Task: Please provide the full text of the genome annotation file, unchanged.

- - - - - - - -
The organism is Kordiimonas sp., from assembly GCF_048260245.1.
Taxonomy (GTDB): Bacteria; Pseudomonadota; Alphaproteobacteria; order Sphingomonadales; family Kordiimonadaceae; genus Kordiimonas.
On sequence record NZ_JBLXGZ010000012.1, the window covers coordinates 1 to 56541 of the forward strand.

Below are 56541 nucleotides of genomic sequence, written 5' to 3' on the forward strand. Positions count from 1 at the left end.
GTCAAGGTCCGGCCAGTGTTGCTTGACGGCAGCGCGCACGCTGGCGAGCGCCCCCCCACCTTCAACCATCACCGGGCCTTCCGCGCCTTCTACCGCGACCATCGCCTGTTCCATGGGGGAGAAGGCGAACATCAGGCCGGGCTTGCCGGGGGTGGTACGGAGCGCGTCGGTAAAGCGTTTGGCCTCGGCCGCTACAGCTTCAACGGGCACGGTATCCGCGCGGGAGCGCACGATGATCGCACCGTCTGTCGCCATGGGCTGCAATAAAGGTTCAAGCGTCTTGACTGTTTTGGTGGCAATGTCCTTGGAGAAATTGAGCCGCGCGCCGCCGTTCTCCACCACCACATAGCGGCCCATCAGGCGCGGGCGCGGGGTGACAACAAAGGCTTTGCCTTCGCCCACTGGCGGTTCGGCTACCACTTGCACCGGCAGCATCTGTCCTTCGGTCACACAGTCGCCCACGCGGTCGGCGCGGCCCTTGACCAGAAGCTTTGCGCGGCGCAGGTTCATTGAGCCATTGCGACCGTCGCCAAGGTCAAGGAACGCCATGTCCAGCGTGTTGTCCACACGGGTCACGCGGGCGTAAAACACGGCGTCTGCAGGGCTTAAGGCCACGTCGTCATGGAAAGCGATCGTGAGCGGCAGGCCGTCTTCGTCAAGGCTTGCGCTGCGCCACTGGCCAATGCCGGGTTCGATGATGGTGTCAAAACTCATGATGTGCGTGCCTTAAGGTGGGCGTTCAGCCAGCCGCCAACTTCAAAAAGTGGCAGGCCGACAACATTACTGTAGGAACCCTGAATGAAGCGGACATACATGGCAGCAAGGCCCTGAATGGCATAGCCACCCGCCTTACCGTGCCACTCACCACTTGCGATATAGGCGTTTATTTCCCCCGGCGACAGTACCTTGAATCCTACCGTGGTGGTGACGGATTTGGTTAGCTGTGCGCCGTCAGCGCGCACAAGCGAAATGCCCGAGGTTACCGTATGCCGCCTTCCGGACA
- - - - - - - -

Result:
The organism is Kordiimonas sp., from assembly GCF_048260245.1.
Taxonomy (GTDB): Bacteria; Pseudomonadota; Alphaproteobacteria; order Sphingomonadales; family Kordiimonadaceae; genus Kordiimonas.
On sequence record NZ_JBLXGZ010000012.1, the window covers coordinates 1 to 56541 of the forward strand.

Below are 56541 nucleotides of genomic sequence, written 5' to 3' on the forward strand. Positions count from 1 at the left end.
GTCAAGGTCCGGCCAGTGTTGCTTGACGGCAGCGCGCACGCTGGCGAGCGCCCCCCCACCTTCAACCATCACCGGGCCTTCCGCGCCTTCTACCGCGACCATCGCCTGTTCCATGGGGGAGAAGGCGAACATCAGGCCGGGCTTGCCGGGGGTGGTACGGAGCGCGTCGGTAAAGCGTTTGGCCTCGGCCGCTACAGCTTCAACGGGCACGGTATCCGCGCGGGAGCGCACGATGATCGCACCGTCTGTCGCCATGGGCTGCAATAAAGGTTCAAGCGTCTTGACTGTTTTGGTGGCAATGTCCTTGGAGAAATTGAGCCGCGCGCCGCCGTTCTCCACCACCACATAGCGGCCCATCAGGCGCGGGCGCGGGGTGACAACAAAGGCTTTGCCTTCGCCCACTGGCGGTTCGGCTACCACTTGCACCGGCAGCATCTGTCCTTCGGTCACACAGTCGCCCACGCGGTCGGCGCGGCCCTTGACCAGAAGCTTTGCGCGGCGCAGGTTCATTGAGCCATTGCGACCGTCGCCAAGGTCAAGGAACGCCATGTCCAGCGTGTTGTCCACACGGGTCACGCGGGCGTAAAACACGGCGTCTGCAGGGCTTAAGGCCACGTCGTCATGGAAAGCGATCGTGAGCGGCAGGCCGTCTTCGTCAAGGCTTGCGCTGCGCCACTGGCCAATGCCGGGTTCGATGATGGTGTCAAAACTCATGATGTGCGTGCCTTAAGGTGGGCGTTCAGCCAGCCGCCAACTTCAAAAAGTGGCAGGCCGACAACATTACTGTAGGAACCCTGAATGAAGCGGACATACATGGCAGCAAGGCCCTGAATGGCATAGCCACCCGCCTTACCGTGCCACTCACCACTTGCGATATAGGCGTTTATTTCCCCCGGCGACAGTACCTTGAATCCTACCGTGGTGGTGACGGATTTGGTTAGCTGTGCGCCGTCAGCGCGCACAAGCGAAATGCCCGAGGTTACCGTATGCCGCCTTCCGGACA